authority in Arizona. The EPA maintains an oversight role.
While it seems that Arizona has never had an EPA approved solid waste
management plan under 40 CFR 256, it quickly changed its solid waste rules to more
closely correspond to 40 CFR 503. (EPA removed
Chromium because it had no
legitimate risk studies it wanted to present in court)
Arizona does restrict the ceiling concentration of Chromium .@. 3000.0 ppm for
sludge as a fertilizer. R18-9-1005. Pollutant Concentrations Table 1.
Yet, in a surface disposal site 503 subpart C, only Chromium..@  600 ppm is allowed.
Table 1 of § 503.23)
0 to less than 25 meters from the surface disposal property line only  200 ppm of
chromium is allowed.(Table 2)
Apparently, the Governor and Attorney General didn't read that part before they sent
letters to EPA.
Letter from the Governor
Program description for biosolids/sewage sludge management
The Department expanded the rules to more closely
correspond to 40 CFR 503, Subpart B; to incorporate by reference 40 CFR 503,
Subpart C (A.A.C.
R18-9-A905(A)(9)); and to prohibit the incineration of biosolids in the State of
Department staff has been operating a biosolids management program for disposal
by land application since 1984 and created rules for land application of biosolids in
Attorney General's statement regarding authorities for Biosolids/sewage sludge

The owner or operator of the surface disposal site and the preparer of sludge for
diposal in a surface disposal site must ensure that the 40 CFR 503, Subpart C
requirements are met and also apply for and obtain an APP for the site. If the owner
or operator of the surface disposal site or the preparer of sewage sludge for disposal
in a surface disposal site criminally violates the treatment requirements in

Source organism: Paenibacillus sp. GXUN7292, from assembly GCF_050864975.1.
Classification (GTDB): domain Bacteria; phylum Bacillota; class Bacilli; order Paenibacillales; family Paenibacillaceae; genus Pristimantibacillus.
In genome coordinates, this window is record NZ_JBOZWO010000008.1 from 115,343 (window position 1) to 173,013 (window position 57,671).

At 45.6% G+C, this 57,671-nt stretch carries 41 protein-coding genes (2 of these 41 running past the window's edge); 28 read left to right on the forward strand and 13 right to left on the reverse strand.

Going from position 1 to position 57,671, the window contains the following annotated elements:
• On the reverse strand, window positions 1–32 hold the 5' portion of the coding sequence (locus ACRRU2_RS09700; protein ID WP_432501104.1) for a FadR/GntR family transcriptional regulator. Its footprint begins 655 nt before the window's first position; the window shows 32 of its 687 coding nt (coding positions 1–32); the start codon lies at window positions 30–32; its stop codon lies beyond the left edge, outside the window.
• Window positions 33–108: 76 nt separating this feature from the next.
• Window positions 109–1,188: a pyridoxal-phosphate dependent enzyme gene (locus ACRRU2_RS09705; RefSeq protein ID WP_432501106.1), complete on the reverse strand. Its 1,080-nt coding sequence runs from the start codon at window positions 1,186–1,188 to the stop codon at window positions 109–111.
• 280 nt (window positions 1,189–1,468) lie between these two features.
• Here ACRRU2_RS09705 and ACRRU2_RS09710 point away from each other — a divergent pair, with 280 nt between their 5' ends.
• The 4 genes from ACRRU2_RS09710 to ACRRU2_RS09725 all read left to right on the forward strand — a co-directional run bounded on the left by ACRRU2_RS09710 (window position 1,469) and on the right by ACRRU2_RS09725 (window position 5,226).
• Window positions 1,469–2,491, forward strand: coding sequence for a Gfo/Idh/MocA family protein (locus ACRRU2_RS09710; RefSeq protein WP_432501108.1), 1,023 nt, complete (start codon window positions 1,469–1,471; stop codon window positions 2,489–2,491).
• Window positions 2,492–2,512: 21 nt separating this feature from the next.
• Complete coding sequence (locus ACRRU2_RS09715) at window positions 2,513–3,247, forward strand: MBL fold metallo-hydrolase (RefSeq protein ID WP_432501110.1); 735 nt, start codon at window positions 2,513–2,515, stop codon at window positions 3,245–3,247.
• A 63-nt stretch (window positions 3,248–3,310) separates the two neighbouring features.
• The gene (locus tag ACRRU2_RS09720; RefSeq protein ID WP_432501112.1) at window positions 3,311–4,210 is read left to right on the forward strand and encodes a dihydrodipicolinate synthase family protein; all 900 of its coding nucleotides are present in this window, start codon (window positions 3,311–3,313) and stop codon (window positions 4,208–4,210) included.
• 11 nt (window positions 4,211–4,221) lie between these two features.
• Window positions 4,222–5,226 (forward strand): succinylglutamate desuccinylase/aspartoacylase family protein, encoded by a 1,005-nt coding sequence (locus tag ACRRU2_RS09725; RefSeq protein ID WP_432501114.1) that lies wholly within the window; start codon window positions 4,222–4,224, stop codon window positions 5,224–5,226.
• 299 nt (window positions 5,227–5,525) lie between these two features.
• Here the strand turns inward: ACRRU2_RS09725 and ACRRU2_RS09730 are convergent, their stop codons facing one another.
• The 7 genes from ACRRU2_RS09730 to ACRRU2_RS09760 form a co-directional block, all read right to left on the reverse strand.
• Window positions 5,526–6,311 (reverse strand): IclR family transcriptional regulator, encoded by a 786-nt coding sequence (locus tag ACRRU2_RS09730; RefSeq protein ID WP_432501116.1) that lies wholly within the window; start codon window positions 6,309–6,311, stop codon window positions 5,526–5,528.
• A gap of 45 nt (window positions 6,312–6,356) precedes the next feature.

R18-9-l002(E)(1), the violator would be subject to penalties under A.R.S. 49- 263.02.
Additionally, if a surface disposal activity (including both disposal and preparation for
disposal) violated any applicable biosolids requirements of 40 CFR 503 Subpart C
included in an APP permit, the permittee would be subject to the criminal penalty
provisions of A.R.S. § 49-263. Because the Department commits to including the
requirements of 40 CFR 503, Subpart C in APPs for individuals involved with surface
disposal activity, the potential penalties associated with these provisions match the
federal levels.

G. Subsection F of this section does not prevent the director from taking an
appropriate enforcement action to address the release of a hazardous substance,
pollutant or contaminant or the violation of a permit condition before or as an
element of an approved remedial or response action, settlement agreement or
consent decree. (p.14)

MOA regarding the Biosolids/Sewage Sludge Management Program

Statutory authority at A.R.S. 49-255 et seq.  and the rules at A.A.C. R18-9-1001 et
seq. (effective Jan. 5, 2003) for the Biosolids/Sewage Sludge Management Program